Muscogee (Creek) Youth to Represent Nation, Present Essay During Intertribal Agriculture Meeting
FOR IMMEDIATE RELEASE
Nov. 26, 2018
Muscogee (Creek) Youth to Represent Nation, Present Essay During Intertribal Agriculture Council Member Meeting in Las Vegas, Nev.
OKMULGEE, Okla. – This December, Muscogee (Creek) citizen, Hayden Hodges, will join the Muscogee (Creek) Nation Division of Agriculture & Resources staff, as they head to Las Vegas, Nev., to represent the Nation and its current endeavors at the 2018 Intertribal Agricultural Council Member Meeting Dec. 10 – 13, 2018.
A Junior at Weleetka High School in Weleetka, Okla., and member of the MCN Ag Youth Program, Hodges participated in the annual IAC Essay Contest in conjunction with the 2018 national meeting.
Among the 140 essay submissions, Hodges’ essay was selected in the Top 75, which awards the 75 youth and a chaperone with a full-expense paid trip to attend this year’s meeting.
In addition to his essay ranking in the Top 75, Hodges later found out his essay was among the Top Three submissions and was asked to present his essay during the conference, which will come with a financial award, as well.
Hodges talked with MCN Ag Youth Program Manager Billy Haltom about this year’s essay topic. That’s when Hodges shared with Haltom the idea to write his essay on how the federal legislation of the New Farm Bill and the federal charity trust fund, Native American Agriculture Fund, can be used to better prepare the future generation with sustainability through non-profit programs, such as the MCN Ag Youth Program.
Every five years, the Farm Bill expires before a new Farm Bill is implemented with updates to legislation, which covers funding for agriculture and funding programs, while NAAF is the result of an 18-year-long federal litigation case, Keepseagle v. Vilsack, which created the fund to support non-profit organizations in support of Native American farming and ranching.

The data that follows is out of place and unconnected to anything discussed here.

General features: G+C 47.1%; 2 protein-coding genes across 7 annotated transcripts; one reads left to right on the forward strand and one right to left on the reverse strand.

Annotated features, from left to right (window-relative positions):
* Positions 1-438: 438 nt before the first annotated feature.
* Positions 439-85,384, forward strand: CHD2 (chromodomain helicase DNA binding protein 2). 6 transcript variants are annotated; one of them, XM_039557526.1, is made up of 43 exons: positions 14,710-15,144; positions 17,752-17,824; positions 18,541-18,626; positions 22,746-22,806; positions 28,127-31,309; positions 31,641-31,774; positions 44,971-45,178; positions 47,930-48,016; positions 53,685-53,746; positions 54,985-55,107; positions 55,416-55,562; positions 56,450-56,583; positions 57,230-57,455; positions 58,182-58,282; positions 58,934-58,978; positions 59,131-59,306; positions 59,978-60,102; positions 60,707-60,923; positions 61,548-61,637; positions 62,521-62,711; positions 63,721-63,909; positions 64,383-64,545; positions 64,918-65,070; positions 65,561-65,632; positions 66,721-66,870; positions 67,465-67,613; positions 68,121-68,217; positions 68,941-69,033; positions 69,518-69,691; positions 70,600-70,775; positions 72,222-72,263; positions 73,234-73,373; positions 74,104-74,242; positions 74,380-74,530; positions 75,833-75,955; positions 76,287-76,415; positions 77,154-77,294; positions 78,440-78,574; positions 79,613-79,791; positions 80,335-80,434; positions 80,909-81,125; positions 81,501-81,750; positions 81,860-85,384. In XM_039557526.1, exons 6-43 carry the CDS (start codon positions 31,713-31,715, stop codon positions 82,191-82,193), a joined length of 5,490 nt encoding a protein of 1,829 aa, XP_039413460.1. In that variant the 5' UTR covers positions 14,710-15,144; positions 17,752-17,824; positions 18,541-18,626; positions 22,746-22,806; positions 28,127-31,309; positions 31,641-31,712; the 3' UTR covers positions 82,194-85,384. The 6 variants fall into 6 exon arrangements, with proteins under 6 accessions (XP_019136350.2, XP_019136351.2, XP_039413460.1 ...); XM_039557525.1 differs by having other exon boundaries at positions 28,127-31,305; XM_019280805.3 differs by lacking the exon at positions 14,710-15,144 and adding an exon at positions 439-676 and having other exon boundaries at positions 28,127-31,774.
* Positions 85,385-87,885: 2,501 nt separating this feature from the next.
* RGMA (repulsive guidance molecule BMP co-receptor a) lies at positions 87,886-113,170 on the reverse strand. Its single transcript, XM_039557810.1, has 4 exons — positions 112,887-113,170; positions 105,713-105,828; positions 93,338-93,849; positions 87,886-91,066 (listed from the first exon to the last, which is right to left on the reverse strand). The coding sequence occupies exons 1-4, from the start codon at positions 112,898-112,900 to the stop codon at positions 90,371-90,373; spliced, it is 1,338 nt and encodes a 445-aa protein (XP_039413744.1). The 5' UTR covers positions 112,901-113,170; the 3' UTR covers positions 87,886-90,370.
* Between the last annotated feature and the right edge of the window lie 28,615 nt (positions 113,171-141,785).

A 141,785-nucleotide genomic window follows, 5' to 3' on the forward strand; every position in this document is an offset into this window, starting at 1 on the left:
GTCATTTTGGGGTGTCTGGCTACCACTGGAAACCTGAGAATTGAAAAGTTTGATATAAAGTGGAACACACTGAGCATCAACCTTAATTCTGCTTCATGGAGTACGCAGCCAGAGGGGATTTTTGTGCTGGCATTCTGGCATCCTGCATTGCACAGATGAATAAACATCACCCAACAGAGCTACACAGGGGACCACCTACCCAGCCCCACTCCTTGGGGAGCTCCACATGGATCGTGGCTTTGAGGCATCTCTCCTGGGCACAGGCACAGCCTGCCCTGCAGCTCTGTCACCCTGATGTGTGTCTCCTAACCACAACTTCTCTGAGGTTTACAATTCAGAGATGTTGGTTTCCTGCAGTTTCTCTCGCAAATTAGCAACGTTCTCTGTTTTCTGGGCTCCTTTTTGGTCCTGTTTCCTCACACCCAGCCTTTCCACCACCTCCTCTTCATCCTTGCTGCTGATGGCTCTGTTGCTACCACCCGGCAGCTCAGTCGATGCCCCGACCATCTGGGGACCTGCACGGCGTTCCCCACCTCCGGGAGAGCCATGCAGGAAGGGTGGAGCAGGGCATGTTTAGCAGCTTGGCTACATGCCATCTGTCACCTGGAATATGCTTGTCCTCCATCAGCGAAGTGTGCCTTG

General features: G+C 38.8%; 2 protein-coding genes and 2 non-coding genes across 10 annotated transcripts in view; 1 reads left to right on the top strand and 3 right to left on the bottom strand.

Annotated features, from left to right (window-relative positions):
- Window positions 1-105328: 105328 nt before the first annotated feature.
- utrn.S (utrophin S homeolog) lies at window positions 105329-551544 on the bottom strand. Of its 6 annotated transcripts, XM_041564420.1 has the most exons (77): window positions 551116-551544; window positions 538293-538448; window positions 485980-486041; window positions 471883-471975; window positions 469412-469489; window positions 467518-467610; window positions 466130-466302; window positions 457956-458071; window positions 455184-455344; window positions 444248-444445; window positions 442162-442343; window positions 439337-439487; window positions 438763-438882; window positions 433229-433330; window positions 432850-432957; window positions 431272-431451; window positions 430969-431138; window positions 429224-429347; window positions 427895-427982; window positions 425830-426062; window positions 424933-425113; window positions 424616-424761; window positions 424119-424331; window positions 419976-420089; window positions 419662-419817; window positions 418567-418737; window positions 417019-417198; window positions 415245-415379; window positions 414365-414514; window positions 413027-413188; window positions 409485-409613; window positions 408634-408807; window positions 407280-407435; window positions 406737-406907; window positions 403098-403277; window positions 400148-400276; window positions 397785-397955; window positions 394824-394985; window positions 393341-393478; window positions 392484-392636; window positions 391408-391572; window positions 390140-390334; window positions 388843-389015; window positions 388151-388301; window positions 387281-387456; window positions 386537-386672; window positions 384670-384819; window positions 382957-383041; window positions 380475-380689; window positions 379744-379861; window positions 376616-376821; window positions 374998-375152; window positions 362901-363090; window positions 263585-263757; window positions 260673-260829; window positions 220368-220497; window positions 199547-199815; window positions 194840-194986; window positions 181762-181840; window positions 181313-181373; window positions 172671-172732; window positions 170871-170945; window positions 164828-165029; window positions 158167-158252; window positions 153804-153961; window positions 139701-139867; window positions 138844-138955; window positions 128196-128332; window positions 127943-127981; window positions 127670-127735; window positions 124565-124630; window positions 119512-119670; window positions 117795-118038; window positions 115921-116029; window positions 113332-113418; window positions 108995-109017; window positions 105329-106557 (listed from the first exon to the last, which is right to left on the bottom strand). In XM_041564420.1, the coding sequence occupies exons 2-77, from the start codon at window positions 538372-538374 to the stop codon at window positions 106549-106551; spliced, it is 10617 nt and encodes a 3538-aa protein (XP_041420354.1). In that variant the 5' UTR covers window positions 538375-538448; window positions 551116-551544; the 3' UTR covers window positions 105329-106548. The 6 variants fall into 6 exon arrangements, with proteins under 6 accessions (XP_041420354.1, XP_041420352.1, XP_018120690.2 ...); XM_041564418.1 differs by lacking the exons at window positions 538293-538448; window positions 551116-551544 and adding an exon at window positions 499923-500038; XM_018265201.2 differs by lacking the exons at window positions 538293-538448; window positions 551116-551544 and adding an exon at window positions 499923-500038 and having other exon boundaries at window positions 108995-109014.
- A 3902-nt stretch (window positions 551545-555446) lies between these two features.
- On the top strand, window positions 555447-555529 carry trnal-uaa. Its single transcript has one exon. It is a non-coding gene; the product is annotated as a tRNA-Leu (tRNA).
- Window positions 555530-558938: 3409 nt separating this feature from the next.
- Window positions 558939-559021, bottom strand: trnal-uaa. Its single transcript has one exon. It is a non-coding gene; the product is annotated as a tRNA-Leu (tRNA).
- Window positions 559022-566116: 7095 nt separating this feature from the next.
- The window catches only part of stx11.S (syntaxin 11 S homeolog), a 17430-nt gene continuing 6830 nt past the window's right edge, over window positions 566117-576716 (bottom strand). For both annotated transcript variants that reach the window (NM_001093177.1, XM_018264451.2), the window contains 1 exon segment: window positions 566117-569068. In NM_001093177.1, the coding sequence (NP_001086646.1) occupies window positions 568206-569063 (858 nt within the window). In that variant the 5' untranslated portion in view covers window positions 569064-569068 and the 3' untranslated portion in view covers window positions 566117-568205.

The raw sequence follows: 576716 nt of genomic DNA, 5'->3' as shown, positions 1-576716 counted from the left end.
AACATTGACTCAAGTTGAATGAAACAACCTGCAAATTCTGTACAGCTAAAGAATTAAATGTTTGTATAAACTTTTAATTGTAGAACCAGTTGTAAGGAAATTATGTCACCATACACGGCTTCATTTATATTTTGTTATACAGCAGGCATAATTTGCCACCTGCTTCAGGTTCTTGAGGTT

Hodges’ essay discussed how everyone could benefit from the new Farm Bill and NAAF providing funds to agricultural programs such as those within MCN, ranging from the Ag Youth Program, the College of Muscogee Nation, which is a land grant institution, to the MCN Natural Resource Conservation District.
“… Additional funding would ensure our ability as tribal organizations to better educate young students in the effects agriculture has on their life from promoting a better understanding of how food is grown to the importance of health and nutrition on their lives,” Hodges stated in his essay.
Hodges’ interest in farming continues to develop, as he made the decision to relocate from his hometown of Harrah, Okla., where his immediate family still resides, to Weleetka, Okla., after spending the summer there helping his grandfather on the farm.
He is now living with his aunt in Weleetka so that he can continue helping his grandfather with the farm.
Haltom expressed his excitement for Hodges’ opportunity to present his essay and share his passion for farming.
For the Nation, stories of achievement like Hodges’ and the support from programs such as the Ag Youth Program exemplifies it’s all about the people.
For more information on the MCN Division of Agriculture and Natural Resources and the programs provided, visit www.muscogeenation.com/division-of-agriculture-and-natural-resources or call 918-732-7628.